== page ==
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Confidential Reinsurance Agreement Made Public After Party Failed to Show Good Cause for Maintaining Confidentiality

A reinsurance agreement and attachments filed in a court proceeding and purportedly containing “all manner of confidential and proprietary business information,” including “product design,” “service standards,” “pricing,” and “acquisition expenses and claim administration expenses,” were made public after the filing party failed to demonstrate “good cause” for keeping the documents secret.

“The court’s operation is of ‘utmost public concern.'” “Its business is ‘presumptively public.'” Furthermore, the public has both a limited First Amendment right of access to civil trial proceedings and a separate common law right to inspect and copy judicial records. While material filed with discovery motions is not subject to the common law right of access, material filed in conjunction with pretrial motions that require judicial resolution is subject to the common law right. In addition, the existence of a protective order does not automatically override the public’s right of access. Rather, the party seeking to maintain secrecy of the documents “must establish good cause for continued protection under Rule 26.” “An agreed or stipulated protective order merely postpones the need to litigate good cause document by document.”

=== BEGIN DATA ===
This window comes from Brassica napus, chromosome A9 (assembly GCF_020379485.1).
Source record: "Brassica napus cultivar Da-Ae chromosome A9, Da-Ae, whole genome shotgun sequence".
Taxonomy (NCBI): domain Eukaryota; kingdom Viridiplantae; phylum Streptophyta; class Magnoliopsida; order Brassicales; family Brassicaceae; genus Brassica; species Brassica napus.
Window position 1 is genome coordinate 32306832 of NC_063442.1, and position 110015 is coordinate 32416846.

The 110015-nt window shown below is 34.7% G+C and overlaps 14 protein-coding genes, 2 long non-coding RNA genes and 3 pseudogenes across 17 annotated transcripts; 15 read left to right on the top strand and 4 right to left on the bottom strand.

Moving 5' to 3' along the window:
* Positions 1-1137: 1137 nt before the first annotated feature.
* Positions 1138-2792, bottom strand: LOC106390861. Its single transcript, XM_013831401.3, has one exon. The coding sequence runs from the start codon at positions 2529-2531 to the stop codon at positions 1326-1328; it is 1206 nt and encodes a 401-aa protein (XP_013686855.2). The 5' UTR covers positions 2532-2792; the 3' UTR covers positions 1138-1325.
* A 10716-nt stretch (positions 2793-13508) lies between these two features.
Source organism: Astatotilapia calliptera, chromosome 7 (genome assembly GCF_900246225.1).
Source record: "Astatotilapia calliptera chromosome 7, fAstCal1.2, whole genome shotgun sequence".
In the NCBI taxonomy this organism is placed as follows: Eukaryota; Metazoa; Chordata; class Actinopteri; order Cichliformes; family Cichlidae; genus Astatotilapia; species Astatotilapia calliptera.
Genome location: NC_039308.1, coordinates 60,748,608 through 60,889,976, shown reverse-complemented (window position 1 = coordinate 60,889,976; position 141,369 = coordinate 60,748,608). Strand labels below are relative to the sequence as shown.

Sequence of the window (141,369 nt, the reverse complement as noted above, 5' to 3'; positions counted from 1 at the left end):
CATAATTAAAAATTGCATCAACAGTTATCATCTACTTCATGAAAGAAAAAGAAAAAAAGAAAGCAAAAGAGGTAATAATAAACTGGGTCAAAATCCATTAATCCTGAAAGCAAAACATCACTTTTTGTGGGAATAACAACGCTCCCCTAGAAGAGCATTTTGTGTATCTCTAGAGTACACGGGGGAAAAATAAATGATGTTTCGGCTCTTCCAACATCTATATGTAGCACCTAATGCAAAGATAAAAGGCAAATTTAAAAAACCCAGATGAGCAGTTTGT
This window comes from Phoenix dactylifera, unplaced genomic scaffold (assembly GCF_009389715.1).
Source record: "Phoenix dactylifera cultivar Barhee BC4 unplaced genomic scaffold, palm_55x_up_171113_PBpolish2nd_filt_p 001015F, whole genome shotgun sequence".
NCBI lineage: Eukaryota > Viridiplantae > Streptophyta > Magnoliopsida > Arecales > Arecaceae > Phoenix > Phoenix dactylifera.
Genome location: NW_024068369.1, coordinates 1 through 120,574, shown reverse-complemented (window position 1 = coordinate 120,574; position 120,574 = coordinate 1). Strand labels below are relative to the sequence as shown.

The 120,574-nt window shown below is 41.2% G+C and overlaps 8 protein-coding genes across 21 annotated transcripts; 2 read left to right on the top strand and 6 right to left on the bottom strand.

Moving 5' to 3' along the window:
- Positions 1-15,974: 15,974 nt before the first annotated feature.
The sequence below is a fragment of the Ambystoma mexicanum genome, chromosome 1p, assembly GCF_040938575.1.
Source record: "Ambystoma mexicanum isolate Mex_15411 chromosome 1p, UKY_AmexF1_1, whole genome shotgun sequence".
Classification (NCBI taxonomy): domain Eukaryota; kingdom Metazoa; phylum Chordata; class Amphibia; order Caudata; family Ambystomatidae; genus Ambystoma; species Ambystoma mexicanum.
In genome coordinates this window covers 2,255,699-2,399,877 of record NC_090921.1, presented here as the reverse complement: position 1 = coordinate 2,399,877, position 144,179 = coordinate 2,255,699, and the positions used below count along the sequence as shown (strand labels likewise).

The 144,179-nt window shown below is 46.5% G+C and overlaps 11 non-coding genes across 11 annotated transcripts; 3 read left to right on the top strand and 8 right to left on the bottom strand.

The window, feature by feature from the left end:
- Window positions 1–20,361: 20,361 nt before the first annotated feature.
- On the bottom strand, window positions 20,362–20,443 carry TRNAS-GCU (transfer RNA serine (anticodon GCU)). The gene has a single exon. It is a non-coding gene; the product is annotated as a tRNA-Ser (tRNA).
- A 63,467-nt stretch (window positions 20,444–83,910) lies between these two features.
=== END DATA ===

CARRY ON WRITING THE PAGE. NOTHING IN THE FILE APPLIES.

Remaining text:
To maintain confidentiality, a movant must “make a particularized showing of ‘good cause’ and a specific demonstration of fact by affidavit or testimony of a witness with personal knowledge, of the specific harm that would result from disclosure or loss of confidentiality; generalities, conclusory statements, and unsupported contentions do not suffice.” In this case, the movant “provided no specific explanations, evidence, or declarations that demonstrate why the exhibits should be sealed.” Instead, the movant only made “general, unsupported contentions” that the documents were confidential and that their disclosure would be harmful. Because there was no “particularized showing of good cause,” the court denied the motion to uphold confidentiality.

Theriot v. Nw. Mut. Life Ins. Co., No. 2:18-cv-00688 (M.D. Ala. May 17, 2019).

©2011-2019 Carlton Fields, P.A.


About this Author

 Benjamin E. Stearns, Regulatory attorney, Carlton Fields

Benjamin Stearns’s practice focuses on regulated industries, primarily medical marijuana and property and casualty insurance. Benjamin works with state regulators to resolve compliance matters and negotiate enforcement actions. He also lobbies the Florida Legislature, and has testified before legislative committees.

In addition, Benjamin litigates insurance coverage matters and contests of government contract awards. He represented the state of Florida in an original action against Georgia in the United States Supreme Court over the apportionment of the waters in the Chattahoochee-...